As a further measure, EASA said it will inform all relevant stakeholders, which includes airlines, air navigation service providers, airports and the wider aviation industry, about recorded
incidents.

Interference with global navigation systems can take one of two forms: jamming requires nothing more than transmitting a radio signal strong enough to drown out those from GPS satellites, while spoofing is more insidious and involves transmitting fake signals that fool the receiver into calculating its position incorrectly.

According to EASA, jamming and spoofing incidents have increasingly threatened the integrity of location services across Eastern Europe and the Middle East in recent years.

The finger of suspicion has pointed at Russia in many of these incidents, such as jamming of GPS signals reported by Bulgarian pilots in the Black Sea region last year, and similar incidents reported by Romania.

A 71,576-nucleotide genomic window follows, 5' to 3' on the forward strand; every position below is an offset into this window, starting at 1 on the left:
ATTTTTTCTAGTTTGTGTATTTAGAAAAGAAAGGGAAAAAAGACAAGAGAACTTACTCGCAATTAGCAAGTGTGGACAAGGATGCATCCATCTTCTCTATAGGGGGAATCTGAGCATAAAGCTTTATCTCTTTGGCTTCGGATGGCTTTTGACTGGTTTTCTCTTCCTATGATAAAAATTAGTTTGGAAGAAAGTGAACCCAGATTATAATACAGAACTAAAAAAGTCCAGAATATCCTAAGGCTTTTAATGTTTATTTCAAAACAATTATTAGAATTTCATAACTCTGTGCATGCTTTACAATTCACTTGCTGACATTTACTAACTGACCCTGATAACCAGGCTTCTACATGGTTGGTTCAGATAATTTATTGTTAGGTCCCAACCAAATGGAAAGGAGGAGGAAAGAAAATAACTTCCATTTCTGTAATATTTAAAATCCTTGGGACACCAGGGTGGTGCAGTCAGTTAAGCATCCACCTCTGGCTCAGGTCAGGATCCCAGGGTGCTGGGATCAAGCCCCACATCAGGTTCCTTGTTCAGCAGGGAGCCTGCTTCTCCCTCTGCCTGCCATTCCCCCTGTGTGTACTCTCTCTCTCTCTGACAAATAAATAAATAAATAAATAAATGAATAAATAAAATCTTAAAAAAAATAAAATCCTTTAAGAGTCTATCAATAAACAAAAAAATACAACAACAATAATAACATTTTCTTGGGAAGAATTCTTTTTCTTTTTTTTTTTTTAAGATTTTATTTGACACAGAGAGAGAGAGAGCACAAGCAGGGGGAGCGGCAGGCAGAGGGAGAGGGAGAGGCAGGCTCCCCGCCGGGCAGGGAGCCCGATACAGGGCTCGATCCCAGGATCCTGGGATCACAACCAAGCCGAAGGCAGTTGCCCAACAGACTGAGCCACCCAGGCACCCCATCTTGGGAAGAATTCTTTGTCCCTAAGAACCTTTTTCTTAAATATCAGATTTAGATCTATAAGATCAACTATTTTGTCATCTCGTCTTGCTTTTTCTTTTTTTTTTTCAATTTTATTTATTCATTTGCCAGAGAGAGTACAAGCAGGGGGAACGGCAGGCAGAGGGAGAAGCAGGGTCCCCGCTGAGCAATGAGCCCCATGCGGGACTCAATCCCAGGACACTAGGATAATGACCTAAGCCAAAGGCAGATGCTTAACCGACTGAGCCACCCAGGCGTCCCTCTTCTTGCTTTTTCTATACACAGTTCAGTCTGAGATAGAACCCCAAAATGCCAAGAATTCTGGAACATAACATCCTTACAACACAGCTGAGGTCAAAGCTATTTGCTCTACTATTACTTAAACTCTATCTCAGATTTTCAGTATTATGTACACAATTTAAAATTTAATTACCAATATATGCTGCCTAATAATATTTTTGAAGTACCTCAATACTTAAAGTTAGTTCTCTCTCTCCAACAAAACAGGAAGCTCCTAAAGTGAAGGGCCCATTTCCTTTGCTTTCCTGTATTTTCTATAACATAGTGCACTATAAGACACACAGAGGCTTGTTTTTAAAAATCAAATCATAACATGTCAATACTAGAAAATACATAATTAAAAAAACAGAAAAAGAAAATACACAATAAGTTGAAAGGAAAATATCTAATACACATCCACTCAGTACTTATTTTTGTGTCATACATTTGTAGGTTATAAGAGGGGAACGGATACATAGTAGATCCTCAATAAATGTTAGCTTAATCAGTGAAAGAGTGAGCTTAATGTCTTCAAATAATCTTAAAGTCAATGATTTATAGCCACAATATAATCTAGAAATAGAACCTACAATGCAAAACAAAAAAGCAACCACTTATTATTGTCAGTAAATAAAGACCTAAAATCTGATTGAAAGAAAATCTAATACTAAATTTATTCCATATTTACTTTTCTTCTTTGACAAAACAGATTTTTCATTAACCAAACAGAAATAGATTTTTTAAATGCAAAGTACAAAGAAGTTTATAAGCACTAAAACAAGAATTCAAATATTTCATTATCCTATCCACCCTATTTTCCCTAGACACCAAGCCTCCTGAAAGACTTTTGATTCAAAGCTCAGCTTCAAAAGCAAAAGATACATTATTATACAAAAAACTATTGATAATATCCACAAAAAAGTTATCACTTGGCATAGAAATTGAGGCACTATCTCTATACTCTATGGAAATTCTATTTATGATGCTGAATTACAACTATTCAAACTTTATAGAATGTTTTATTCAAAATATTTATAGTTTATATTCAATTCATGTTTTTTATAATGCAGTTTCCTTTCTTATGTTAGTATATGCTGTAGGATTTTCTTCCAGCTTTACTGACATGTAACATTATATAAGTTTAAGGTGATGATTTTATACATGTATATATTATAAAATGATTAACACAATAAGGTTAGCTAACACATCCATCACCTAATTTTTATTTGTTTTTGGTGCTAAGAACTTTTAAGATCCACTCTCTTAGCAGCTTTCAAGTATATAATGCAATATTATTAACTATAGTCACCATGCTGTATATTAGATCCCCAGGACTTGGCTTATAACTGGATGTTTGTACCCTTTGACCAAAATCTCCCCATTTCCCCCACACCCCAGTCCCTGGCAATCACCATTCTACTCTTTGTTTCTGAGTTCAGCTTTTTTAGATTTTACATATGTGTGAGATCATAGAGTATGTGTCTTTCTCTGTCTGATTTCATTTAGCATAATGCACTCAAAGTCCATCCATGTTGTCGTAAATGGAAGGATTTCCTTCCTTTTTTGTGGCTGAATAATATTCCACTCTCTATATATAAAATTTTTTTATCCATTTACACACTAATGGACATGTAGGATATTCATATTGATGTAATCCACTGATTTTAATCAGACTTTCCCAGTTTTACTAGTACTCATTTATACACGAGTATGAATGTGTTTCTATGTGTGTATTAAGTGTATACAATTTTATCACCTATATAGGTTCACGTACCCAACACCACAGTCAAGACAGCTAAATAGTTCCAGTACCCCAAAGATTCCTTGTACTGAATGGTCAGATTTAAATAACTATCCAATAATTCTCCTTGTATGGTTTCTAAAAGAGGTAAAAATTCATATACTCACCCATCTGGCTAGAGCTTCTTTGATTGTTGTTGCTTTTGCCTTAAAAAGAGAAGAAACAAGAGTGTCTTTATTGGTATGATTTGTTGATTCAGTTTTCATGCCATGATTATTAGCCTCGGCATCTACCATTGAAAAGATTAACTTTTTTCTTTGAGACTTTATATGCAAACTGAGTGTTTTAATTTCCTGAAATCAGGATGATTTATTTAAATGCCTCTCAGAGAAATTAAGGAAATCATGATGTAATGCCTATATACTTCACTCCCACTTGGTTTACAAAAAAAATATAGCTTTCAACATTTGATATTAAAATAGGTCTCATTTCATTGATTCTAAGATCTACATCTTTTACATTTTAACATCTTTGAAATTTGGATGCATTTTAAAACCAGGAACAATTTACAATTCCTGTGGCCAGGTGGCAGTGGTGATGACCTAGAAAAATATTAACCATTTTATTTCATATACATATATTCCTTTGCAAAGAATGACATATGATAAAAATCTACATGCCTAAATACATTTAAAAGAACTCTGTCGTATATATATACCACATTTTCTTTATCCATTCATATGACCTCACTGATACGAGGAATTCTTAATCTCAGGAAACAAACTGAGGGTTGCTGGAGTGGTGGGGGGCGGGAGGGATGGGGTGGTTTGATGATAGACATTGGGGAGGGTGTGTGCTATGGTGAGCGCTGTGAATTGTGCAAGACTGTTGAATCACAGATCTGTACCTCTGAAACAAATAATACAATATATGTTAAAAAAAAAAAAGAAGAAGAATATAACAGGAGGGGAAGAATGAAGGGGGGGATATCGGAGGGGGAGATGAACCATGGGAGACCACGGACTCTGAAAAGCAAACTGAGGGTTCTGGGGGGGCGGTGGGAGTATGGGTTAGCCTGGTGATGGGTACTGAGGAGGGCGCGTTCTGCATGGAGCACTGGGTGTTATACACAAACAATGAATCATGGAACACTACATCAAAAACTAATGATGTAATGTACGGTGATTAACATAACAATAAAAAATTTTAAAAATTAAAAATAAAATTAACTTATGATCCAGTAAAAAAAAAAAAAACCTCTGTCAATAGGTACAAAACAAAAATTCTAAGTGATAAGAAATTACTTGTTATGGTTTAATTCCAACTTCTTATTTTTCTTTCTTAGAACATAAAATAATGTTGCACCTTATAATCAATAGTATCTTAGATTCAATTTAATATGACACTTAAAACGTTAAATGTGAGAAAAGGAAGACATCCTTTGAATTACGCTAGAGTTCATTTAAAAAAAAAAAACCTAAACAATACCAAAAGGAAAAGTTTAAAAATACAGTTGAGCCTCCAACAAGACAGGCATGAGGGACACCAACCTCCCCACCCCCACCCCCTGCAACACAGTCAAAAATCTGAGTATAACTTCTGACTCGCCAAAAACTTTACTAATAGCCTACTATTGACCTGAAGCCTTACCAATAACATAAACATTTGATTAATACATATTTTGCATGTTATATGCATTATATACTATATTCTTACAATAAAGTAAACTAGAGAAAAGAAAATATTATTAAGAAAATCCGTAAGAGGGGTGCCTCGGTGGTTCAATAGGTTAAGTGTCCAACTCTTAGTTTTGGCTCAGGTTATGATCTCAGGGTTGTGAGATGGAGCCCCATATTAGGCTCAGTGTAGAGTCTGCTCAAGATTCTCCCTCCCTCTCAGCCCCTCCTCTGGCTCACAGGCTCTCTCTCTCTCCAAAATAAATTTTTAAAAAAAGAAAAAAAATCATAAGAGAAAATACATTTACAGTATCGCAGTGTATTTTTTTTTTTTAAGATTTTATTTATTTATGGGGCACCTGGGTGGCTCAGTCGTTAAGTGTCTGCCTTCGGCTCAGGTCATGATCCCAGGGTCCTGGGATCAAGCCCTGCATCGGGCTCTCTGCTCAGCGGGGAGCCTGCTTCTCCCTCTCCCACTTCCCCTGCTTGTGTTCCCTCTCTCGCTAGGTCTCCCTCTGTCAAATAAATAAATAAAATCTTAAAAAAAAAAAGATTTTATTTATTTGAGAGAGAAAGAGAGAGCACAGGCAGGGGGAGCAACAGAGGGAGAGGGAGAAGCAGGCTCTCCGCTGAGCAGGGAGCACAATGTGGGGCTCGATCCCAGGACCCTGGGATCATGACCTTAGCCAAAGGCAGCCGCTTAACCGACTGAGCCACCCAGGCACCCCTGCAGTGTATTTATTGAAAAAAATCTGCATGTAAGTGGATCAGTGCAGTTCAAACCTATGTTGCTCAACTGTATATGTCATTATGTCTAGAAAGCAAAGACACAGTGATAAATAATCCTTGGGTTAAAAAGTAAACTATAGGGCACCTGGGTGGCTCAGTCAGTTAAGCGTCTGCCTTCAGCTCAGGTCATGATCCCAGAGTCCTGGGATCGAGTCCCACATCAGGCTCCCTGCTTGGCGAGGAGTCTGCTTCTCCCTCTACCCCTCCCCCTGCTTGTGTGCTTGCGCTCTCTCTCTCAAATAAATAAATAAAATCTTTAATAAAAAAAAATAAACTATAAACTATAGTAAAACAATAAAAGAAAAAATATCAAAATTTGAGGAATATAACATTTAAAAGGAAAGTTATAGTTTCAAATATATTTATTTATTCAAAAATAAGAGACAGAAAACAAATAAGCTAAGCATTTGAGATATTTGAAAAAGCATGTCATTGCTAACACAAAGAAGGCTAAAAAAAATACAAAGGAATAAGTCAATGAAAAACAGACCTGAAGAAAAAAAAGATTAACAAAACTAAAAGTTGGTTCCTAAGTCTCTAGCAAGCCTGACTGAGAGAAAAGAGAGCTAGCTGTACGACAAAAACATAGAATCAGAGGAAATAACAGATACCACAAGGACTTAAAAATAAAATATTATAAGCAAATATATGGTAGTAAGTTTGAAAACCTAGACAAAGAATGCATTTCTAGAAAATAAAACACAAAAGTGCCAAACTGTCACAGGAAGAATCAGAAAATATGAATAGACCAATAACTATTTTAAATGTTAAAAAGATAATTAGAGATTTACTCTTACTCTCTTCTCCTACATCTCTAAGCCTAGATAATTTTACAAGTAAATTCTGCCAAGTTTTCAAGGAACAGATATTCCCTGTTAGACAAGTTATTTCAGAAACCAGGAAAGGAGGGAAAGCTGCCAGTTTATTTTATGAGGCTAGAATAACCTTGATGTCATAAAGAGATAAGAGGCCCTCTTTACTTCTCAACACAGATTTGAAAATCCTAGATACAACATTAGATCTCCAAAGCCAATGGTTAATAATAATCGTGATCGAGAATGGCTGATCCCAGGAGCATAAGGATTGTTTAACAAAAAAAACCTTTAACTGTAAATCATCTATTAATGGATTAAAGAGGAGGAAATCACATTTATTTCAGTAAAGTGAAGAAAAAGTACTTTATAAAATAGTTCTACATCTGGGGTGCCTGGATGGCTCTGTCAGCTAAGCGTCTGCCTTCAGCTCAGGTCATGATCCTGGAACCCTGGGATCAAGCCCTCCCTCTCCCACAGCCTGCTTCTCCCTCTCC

Bulgarian officials are reported to have said that the problems with GPS date from the start of the war in Ukraine in February 2022, and are likely attempts by the Russian military to disrupt Ukrainian drone strikes.

Incidents have also occurred beyond the Black Sea, with recent disruptions reported to GPS signals in Poland and the Baltic area as well. These affected aircraft GPS systems, but the aircraft in question were able to fall back onto other navigation aids.

GPS spoofing was also reported in the Middle East, emanating from an unknown source somewhere in the Iran-Iraq area, while EASA also warned last year of an increase in jamming or spoofing in geographical areas surrounding conflict zones, but also in the eastern Mediterranean and Arctic area.

EASA acting executive director Luc Tytgat said the rise in these kinds of attack makes air travel less safe. “We immediately need to ensure that pilots and crews can identify the risks and know how to react and land safely,” he said in a statement.